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archive:science:humble.how
                    THE HUMBLE TELESCOPE
                         David Daye
                        Columbus, OH
   A quick, fun telescope project for kids and lazy adults is the

Humble Telescope, a solar viewer that can produce foot- to yard- sized images of the sun, including sunspots down to a few earth diameters. And although far simpler than a similarly-named instrument, the Humble Telescope may be a more reliable, cost- effective way of viewing of detail on a heavenly body.

   Since a pinhole camera works not by refraction but by simple

geometry, it follows that a tiny MIRROR should create as good an image as a pinhole in a lightproof box. The advantage of the mirror is that you can shoot its image anywhere you please, into a darkened room far enough back to produce big if somewhat dim images. You can only do that with a pinhole by making a barn-sized viewer.

   As with the Other telescope, the key element here is a special

mirror – but this one only needs to be a flat FRONT-silvered one, in almost any shape of 1 square inch or more. While you, too, can have one specially made by a government contractor, you can also pick one up in any shopping mall parking lot, where they are produced by the timeless forces of automobile fender-benders.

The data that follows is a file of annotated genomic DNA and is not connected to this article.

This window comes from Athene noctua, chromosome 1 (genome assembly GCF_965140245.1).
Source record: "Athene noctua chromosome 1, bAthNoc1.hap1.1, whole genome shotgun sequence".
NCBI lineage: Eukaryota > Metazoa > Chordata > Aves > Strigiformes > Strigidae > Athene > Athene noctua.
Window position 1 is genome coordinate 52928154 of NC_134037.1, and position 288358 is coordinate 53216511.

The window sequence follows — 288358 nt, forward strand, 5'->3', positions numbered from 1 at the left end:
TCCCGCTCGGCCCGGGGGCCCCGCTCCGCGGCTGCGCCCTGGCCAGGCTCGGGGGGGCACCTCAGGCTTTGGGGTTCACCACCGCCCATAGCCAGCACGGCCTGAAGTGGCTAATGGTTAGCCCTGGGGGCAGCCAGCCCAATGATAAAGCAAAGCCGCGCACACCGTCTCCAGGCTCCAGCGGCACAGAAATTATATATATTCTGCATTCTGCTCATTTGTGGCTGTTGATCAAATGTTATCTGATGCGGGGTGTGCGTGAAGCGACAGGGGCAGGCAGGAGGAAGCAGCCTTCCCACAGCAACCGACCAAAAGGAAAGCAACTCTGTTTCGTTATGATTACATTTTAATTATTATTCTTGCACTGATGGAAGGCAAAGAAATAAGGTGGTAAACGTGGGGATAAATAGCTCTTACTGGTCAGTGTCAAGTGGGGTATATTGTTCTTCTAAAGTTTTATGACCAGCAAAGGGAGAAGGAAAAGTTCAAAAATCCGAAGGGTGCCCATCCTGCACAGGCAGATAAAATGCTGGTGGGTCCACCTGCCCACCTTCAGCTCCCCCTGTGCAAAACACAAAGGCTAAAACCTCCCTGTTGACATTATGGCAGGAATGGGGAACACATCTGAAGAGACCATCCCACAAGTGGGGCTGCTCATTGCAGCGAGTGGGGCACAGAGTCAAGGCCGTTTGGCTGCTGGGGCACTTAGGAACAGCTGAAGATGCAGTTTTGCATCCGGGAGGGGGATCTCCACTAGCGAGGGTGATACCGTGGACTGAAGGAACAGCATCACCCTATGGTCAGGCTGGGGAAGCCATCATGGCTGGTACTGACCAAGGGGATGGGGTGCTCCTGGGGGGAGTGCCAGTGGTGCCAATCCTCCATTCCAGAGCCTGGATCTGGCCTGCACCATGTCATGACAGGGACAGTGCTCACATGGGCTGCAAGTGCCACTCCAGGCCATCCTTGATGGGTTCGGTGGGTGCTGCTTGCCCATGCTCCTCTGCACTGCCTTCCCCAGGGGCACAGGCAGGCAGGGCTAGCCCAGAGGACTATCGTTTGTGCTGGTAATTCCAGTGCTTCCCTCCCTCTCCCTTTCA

The shiny part has to be on top, because the image is ruined

if light has to pass in and out of glass. Clamp the mirror to your camera tripod (kids: stick it on a dry rock with bubble gum). Now make the pinhole "mask" that does the actual imaging. Take your business card (the gum wrapper) and poke a 1/8" to 1/4" hole with your executive pen (rusty nail).

   Open the window of your viewing room--glass, screen and all--

and block off most of the opening with shades or towels. Go out into the sun and use the light of the full mirror to aim the image into the room. (Prop your mounting rock into position.) Gently tack the mask over the mirror with tape so that only the pinhole area is exposed.

   Dash in and watch or photograph at will!  Sunspots appear as

dim smudges that wiggle and move along with the image of the disk. You have about a minute before the disk tracks away from the window. The farther the mirror from the wall, the bigger but dimmer the image. The bigger the pinhole, the brighter but blurrier the image.

   For better viewing:  1) Set up a flat, white cardboard or

screen for the image. 2) Keep the room the same temperature as outoors to minimize heat distortion. 3) Keep the room dark as possible so as to see more dim sunspots. 4) Have parent or teacher do the aiming so you can keep your eyes used to the dark.

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